[Review] - Ant-man

Courtesy of Marvel Studios
The movie going public might be forgiven for forgetting that Ant-man was going to be a thing. Being released only two months after a behemoth like Age of Ultron certainly suggests that it was going to be overshadowed, both in advertising and in public perception. But the situation is really no different than it was last year, when Winter Solider was followed up by Guardians of the Galaxy. In both cases, the former was a continuity heavy followup, and the latter was an original, quirky origin story. This will be the new standard operating procedure for Marvel moving forward (next year we'll have Civil War and Doctor Strange follow the pattern). And yet it feels different, because Ant-man is a different kind of movie than Guardians was, and hopefully Strange will be, in that it isn't much of a movie at all.

Ant-man is an aggressively neutral film. It does some stuff well, but not enough and not well enough. Even the stuff it does poorly doesn't seem malicious, it just seems inept. This is the sort of film that you'd expect to have come out in the early 2000s, when superheroes were first finding their cinematic legs. This film feels more like a companion to the first X-Men films, and the original Daredevil. It feels like a film made by too many cooks, and not any confidence. Certainly not the product of the studio that has created the MCU. Compared to the likes of the Iron Man movies, and Guardians, Ant-man is an entirely different league. A minor league. A pee-wee league, if we want to belabour a metaphor. And if Ultron found it's best bunk mate in Iron Man 2 (not a favourable comparison, and not the first time I've made it), Ant-man should get chummy with The Incredible Hulk as the movie most likely to be forgotten in the future, when running off the list of MCU movies in your head.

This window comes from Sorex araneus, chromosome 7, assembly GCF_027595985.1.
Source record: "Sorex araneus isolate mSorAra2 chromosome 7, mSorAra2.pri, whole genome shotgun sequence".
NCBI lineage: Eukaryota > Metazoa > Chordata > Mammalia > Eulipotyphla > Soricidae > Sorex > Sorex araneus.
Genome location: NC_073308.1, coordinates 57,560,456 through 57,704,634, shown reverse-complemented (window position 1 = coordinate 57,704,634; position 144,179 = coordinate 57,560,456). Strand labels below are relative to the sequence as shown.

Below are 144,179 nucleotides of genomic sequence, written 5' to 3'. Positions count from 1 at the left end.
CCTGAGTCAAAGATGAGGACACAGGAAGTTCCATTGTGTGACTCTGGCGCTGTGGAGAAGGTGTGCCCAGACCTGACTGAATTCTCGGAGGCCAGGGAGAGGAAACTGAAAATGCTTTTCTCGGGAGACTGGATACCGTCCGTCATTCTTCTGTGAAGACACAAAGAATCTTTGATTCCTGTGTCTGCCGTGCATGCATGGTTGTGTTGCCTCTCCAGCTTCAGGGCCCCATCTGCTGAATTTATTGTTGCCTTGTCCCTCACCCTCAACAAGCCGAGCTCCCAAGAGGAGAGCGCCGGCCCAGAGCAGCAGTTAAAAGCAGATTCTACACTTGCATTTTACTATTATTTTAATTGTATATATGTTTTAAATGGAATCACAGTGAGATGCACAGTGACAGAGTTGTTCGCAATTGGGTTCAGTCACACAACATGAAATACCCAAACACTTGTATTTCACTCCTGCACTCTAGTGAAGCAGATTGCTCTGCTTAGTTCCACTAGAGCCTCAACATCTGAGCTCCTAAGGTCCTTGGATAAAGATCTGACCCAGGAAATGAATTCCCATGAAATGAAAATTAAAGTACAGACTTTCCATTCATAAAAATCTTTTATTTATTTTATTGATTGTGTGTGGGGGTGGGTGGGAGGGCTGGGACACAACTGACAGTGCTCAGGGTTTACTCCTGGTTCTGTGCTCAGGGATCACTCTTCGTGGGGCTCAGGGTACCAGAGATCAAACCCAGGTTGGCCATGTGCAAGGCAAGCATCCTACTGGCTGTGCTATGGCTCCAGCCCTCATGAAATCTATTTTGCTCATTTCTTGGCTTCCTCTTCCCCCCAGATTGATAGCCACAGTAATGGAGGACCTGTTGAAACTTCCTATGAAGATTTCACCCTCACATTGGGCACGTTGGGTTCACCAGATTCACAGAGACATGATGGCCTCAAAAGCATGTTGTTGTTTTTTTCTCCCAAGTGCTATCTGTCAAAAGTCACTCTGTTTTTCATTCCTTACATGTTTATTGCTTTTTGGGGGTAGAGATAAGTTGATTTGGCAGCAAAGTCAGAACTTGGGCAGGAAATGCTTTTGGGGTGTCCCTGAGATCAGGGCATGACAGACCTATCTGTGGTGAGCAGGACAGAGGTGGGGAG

Before I continue, I want to state that at no point will I make any assumptions as to what Wright's Ant-man might have looked like, or what parts of the end result might have been born of his and Joe Cornish's drafts. I expect that Wright's film would have been much wryer, but that's just because that is his sense of humour. I also expect that the film would have had a much tighter focus visually, and that the few sequences where Ant-man's shrinking was utilized to maximum effect (important, considering that it is his whole shtick) would have been far more pronounced. But those are assumptions, and until years pass and someone leaks Wright's draft or Wright speaks publicly on the contents of his film, we will never know. A moment like a supersized Thomas the Tank Engine exploding through a house seems like a Wright joke, but we can't know for sure unless the film was annotated. And there is little point in waxing nostalgic on a film we will never have. It has no baring on the film that we got, and to say that the existing piece does certain things badly does not suppose that any alternative would have done them better.

Hit the jump for the review, which contains spoilers that back up slowly. Just backing up... backing up, slow.